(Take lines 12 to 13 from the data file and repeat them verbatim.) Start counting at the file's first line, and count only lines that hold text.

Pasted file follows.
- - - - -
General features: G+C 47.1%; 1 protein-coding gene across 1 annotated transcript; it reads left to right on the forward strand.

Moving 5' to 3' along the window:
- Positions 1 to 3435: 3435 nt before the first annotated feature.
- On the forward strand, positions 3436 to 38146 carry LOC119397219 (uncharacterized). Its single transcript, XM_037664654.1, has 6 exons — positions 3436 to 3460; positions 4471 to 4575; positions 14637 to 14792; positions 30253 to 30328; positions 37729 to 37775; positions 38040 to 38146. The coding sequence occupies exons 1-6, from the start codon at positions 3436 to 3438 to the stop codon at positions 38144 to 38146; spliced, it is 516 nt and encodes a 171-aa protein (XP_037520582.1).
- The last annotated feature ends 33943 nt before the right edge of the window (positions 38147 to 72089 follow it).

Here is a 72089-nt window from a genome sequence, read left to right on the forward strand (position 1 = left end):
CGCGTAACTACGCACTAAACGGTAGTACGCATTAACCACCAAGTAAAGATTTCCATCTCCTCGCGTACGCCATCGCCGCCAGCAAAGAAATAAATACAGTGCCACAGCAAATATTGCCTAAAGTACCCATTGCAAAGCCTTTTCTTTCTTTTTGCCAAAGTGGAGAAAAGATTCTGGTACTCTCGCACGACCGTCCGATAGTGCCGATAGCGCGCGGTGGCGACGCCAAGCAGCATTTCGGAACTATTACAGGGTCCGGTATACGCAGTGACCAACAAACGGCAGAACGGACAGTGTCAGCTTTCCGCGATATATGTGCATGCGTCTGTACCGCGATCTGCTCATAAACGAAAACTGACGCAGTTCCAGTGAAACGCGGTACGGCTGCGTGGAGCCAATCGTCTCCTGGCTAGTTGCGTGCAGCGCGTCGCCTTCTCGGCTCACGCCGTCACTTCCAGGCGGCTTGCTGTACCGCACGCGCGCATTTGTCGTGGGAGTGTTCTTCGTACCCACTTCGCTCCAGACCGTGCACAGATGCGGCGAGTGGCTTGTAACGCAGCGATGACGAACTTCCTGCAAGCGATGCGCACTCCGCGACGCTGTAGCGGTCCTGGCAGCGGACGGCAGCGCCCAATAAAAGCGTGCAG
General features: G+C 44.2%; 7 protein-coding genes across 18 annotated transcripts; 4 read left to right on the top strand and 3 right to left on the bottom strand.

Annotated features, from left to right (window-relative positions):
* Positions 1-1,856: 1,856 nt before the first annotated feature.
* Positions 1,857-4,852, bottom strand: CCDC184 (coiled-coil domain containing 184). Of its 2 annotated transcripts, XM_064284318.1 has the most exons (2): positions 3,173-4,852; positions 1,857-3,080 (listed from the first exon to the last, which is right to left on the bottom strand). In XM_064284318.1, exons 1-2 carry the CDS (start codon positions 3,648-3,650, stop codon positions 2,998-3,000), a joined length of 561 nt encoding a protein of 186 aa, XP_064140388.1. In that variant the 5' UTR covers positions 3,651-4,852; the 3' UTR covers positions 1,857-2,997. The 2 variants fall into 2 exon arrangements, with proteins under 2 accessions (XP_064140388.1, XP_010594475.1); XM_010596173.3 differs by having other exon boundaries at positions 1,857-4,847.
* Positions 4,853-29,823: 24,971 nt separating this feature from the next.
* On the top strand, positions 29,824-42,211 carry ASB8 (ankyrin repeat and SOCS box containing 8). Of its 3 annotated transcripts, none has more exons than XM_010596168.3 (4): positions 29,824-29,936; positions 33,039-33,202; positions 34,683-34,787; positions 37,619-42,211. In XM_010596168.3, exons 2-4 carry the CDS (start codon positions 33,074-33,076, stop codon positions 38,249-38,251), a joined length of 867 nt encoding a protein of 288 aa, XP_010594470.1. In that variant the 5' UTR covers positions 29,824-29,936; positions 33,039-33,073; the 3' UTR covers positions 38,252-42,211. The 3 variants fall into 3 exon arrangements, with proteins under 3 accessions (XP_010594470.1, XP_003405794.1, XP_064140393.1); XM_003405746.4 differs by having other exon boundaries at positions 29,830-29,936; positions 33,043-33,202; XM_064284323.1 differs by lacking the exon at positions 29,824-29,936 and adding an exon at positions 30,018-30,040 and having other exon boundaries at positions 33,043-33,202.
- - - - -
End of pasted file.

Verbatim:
* Positions 4,853-29,823: 24,971 nt separating this feature from the next.
* On the top strand, positions 29,824-42,211 carry ASB8 (ankyrin repeat and SOCS box containing 8). Of its 3 annotated transcripts, none has more exons than XM_010596168.3 (4): positions 29,824-29,936; positions 33,039-33,202; positions 34,683-34,787; positions 37,619-42,211. In XM_010596168.3, exons 2-4 carry the CDS (start codon positions 33,074-33,076, stop codon positions 38,249-38,251), a joined length of 867 nt encoding a protein of 288 aa, XP_010594470.1. In that variant the 5' UTR covers positions 29,824-29,936; positions 33,039-33,073; the 3' UTR covers positions 38,252-42,211. The 3 variants fall into 3 exon arrangements, with proteins under 3 accessions (XP_010594470.1, XP_003405794.1, XP_064140393.1); XM_003405746.4 differs by having other exon boundaries at positions 29,830-29,936; positions 33,043-33,202; XM_064284323.1 differs by lacking the exon at positions 29,824-29,936 and adding an exon at positions 30,018-30,040 and having other exon boundaries at positions 33,043-33,202.